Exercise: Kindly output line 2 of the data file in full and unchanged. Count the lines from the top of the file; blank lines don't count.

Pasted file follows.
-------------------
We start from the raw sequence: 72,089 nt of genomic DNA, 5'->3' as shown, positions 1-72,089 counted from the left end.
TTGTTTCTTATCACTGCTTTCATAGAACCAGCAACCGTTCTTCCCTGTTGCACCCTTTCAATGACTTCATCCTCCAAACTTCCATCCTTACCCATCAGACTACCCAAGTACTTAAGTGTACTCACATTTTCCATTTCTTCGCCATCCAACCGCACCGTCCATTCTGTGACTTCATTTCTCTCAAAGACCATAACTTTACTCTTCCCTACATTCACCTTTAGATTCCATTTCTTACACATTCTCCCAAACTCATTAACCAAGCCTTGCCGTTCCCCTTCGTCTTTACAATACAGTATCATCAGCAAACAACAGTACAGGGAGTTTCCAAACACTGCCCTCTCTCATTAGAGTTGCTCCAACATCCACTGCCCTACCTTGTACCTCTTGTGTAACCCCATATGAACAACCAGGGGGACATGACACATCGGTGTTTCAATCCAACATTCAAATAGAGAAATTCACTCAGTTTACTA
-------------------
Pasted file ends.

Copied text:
TTGTTTCTTATCACTGCTTTCATAGAACCAGCAACCGTTCTTCCCTGTTGCACCCTTTCAATGACTTCATCCTCCAAACTTCCATCCTTACCCATCAGACTACCCAAGTACTTAAGTGTACTCACATTTTCCATTTCTTCGCCATCCAACCGCACCGTCCATTCTGTGACTTCATTTCTCTCAAAGACCATAACTTTACTCTTCCCTACATTCACCTTTAGATTCCATTTCTTACACATTCTCCCAAACTCATTAACCAAGCCTTGCCGTTCCCCTTCGTCTTTACAATACAGTATCATCAGCAAACAACAGTACAGGGAGTTTCCAAACACTGCCCTCTCTCATTAGAGTTGCTCCAACATCCACTGCCCTACCTTGTACCTCTTGTGTAACCCCATATGAACAACCAGGGGGACATGACACATCGGTGTTTCAATCCAACATTCAAATAGAGAAATTCACTCAGTTTACTA